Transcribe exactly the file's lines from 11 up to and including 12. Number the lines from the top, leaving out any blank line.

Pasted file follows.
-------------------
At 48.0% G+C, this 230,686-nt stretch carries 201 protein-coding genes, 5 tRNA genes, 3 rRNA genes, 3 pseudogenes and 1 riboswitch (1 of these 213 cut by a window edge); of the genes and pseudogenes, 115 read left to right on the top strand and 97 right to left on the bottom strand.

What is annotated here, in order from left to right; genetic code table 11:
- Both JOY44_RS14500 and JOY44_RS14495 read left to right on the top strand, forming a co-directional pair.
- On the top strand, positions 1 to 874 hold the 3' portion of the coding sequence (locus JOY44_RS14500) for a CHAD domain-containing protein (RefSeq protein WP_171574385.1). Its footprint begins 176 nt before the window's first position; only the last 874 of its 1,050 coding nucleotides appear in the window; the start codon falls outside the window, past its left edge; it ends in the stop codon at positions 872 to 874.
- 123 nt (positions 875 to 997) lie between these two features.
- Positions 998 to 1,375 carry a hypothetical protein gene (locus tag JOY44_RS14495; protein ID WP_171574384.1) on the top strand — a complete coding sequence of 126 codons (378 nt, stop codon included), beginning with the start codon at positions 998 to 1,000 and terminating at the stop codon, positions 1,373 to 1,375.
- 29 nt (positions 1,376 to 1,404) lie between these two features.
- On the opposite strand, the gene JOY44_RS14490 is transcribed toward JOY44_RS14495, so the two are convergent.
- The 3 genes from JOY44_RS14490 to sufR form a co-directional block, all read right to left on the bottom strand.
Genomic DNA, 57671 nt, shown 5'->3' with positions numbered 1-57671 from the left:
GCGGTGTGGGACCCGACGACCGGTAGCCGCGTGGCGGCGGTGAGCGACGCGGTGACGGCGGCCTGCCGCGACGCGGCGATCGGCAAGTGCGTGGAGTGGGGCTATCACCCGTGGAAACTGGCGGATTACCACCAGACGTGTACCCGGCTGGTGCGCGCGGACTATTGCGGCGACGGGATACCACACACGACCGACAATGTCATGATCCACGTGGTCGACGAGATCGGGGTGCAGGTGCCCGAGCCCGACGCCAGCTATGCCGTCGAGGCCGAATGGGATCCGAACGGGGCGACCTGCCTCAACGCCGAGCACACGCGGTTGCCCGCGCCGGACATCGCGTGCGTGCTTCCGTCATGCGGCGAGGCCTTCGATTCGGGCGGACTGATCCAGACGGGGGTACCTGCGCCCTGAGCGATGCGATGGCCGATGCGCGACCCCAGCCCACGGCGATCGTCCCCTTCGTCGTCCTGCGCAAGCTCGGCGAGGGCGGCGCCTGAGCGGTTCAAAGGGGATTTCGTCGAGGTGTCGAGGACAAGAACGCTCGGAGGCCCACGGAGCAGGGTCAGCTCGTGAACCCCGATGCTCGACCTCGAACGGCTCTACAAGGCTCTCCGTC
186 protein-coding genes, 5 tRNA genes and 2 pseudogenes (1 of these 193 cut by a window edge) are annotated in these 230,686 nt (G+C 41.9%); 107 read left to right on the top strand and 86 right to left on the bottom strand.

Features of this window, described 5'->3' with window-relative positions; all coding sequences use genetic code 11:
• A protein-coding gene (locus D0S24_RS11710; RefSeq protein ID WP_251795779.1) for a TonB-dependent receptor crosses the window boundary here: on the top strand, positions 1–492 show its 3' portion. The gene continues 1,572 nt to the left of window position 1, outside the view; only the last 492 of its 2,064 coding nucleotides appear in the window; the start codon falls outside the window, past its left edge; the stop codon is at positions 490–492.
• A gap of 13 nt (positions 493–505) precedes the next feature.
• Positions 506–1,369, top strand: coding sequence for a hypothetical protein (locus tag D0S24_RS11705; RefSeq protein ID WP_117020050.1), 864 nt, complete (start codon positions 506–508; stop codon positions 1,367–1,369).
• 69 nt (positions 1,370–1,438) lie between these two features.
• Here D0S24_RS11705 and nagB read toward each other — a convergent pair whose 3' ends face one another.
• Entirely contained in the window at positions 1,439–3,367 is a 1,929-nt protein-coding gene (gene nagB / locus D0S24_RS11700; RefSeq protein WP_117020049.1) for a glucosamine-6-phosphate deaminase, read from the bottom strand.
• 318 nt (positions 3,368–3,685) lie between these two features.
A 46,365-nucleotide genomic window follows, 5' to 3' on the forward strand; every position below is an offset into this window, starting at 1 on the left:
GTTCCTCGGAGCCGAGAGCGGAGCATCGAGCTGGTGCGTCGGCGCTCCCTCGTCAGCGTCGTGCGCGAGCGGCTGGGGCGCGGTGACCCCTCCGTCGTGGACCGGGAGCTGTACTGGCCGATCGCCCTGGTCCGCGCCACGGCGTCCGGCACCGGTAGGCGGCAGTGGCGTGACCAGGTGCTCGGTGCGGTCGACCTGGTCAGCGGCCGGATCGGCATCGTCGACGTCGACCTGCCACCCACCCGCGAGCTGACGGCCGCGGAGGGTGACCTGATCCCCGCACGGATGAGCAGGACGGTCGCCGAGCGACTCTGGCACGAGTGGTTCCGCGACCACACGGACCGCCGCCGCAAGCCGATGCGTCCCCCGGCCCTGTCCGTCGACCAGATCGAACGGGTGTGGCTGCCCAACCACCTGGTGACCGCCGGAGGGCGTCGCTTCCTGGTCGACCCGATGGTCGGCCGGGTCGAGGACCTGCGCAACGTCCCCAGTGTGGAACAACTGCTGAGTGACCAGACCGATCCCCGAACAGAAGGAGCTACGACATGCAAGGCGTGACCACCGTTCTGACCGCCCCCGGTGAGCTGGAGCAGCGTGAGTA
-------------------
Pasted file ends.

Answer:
GCGGTGTGGGACCCGACGACCGGTAGCCGCGTGGCGGCGGTGAGCGACGCGGTGACGGCGGCCTGCCGCGACGCGGCGATCGGCAAGTGCGTGGAGTGGGGCTATCACCCGTGGAAACTGGCGGATTACCACCAGACGTGTACCCGGCTGGTGCGCGCGGACTATTGCGGCGACGGGATACCACACACGACCGACAATGTCATGATCCACGTGGTCGACGAGATCGGGGTGCAGGTGCCCGAGCCCGACGCCAGCTATGCCGTCGAGGCCGAATGGGATCCGAACGGGGCGACCTGCCTCAACGCCGAGCACACGCGGTTGCCCGCGCCGGACATCGCGTGCGTGCTTCCGTCATGCGGCGAGGCCTTCGATTCGGGCGGACTGATCCAGACGGGGGTACCTGCGCCCTGAGCGATGCGATGGCCGATGCGCGACCCCAGCCCACGGCGATCGTCCCCTTCGTCGTCCTGCGCAAGCTCGGCGAGGGCGGCGCCTGAGCGGTTCAAAGGGGATTTCGTCGAGGTGTCGAGGACAAGAACGCTCGGAGGCCCACGGAGCAGGGTCAGCTCGTGAACCCCGATGCTCGACCTCGAACGGCTCTACAAGGCTCTCCGTC
186 protein-coding genes, 5 tRNA genes and 2 pseudogenes (1 of these 193 cut by a window edge) are annotated in these 230,686 nt (G+C 41.9%); 107 read left to right on the top strand and 86 right to left on the bottom strand.